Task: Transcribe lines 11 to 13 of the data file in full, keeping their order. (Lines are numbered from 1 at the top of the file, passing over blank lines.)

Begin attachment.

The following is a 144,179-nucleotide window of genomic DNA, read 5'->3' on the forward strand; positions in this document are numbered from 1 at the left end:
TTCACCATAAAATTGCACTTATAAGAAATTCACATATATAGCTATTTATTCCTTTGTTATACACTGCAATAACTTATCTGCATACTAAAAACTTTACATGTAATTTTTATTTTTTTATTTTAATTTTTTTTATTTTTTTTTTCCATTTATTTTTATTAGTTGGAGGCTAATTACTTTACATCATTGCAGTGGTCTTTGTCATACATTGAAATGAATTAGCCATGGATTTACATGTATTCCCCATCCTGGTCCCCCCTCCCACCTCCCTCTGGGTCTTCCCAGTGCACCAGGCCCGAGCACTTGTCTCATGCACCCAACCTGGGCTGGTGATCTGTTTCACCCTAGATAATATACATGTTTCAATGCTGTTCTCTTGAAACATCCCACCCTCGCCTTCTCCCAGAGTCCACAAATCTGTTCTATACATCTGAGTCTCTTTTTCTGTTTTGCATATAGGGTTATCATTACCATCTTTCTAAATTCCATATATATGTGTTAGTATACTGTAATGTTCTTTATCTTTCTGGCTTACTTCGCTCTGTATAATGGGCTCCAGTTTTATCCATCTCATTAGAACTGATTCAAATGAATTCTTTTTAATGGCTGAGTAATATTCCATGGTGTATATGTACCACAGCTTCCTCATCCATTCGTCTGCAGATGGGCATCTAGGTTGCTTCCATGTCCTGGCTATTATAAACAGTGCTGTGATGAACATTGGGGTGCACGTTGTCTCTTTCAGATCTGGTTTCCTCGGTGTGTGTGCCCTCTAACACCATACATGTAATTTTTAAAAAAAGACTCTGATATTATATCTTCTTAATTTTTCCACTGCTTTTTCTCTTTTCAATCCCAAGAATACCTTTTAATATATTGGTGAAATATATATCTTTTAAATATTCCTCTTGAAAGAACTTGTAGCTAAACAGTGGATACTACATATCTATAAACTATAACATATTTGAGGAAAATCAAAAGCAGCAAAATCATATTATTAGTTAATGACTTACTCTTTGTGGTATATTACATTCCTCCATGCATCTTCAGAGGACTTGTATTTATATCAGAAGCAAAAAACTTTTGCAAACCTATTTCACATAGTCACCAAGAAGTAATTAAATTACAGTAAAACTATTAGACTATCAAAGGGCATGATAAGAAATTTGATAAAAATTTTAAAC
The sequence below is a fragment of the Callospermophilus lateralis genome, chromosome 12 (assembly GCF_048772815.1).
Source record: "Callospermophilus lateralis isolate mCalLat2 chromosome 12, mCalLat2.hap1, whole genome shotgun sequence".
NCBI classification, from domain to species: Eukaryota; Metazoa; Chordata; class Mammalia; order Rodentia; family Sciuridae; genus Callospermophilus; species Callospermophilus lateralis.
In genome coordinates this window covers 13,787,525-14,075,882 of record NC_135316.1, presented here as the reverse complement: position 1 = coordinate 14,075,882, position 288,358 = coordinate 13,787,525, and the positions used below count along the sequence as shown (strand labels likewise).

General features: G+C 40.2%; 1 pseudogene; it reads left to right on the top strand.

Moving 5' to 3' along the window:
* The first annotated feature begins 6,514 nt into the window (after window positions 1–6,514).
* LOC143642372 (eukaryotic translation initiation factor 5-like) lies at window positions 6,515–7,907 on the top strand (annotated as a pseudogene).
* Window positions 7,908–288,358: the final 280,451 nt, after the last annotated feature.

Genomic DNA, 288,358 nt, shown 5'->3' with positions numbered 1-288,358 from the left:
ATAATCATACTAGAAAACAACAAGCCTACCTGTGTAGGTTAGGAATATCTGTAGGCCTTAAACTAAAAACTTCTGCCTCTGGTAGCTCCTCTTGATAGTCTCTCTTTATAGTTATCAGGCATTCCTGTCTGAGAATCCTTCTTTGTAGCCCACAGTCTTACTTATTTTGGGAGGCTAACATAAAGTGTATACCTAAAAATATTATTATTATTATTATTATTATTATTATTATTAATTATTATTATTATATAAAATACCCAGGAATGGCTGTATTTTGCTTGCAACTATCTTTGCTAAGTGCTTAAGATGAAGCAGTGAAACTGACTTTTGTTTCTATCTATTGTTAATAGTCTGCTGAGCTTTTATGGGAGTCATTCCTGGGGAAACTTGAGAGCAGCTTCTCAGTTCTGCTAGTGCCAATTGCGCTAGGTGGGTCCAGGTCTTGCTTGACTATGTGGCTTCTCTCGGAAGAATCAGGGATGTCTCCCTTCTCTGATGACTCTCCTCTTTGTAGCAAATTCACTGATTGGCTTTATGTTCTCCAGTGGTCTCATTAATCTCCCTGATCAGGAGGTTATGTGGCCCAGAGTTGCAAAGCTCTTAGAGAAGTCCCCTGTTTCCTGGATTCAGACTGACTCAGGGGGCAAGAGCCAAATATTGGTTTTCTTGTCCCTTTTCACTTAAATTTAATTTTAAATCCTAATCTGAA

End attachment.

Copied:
* Window positions 7,908–288,358: the final 280,451 nt, after the last annotated feature.

Genomic DNA, 288,358 nt, shown 5'->3' with positions numbered 1-288,358 from the left:
ATAATCATACTAGAAAACAACAAGCCTACCTGTGTAGGTTAGGAATATCTGTAGGCCTTAAACTAAAAACTTCTGCCTCTGGTAGCTCCTCTTGATAGTCTCTCTTTATAGTTATCAGGCATTCCTGTCTGAGAATCCTTCTTTGTAGCCCACAGTCTTACTTATTTTGGGAGGCTAACATAAAGTGTATACCTAAAAATATTATTATTATTATTATTATTATTATTATTATTAATTATTATTATTATATAAAATACCCAGGAATGGCTGTATTTTGCTTGCAACTATCTTTGCTAAGTGCTTAAGATGAAGCAGTGAAACTGACTTTTGTTTCTATCTATTGTTAATAGTCTGCTGAGCTTTTATGGGAGTCATTCCTGGGGAAACTTGAGAGCAGCTTCTCAGTTCTGCTAGTGCCAATTGCGCTAGGTGGGTCCAGGTCTTGCTTGACTATGTGGCTTCTCTCGGAAGAATCAGGGATGTCTCCCTTCTCTGATGACTCTCCTCTTTGTAGCAAATTCACTGATTGGCTTTATGTTCTCCAGTGGTCTCATTAATCTCCCTGATCAGGAGGTTATGTGGCCCAGAGTTGCAAAGCTCTTAGAGAAGTCCCCTGTTTCCTGGATTCAGACTGACTCAGGGGGCAAGAGCCAAATATTGGTTTTCTTGTCCCTTTTCACTTAAATTTAATTTTAAATCCTAATCTGAA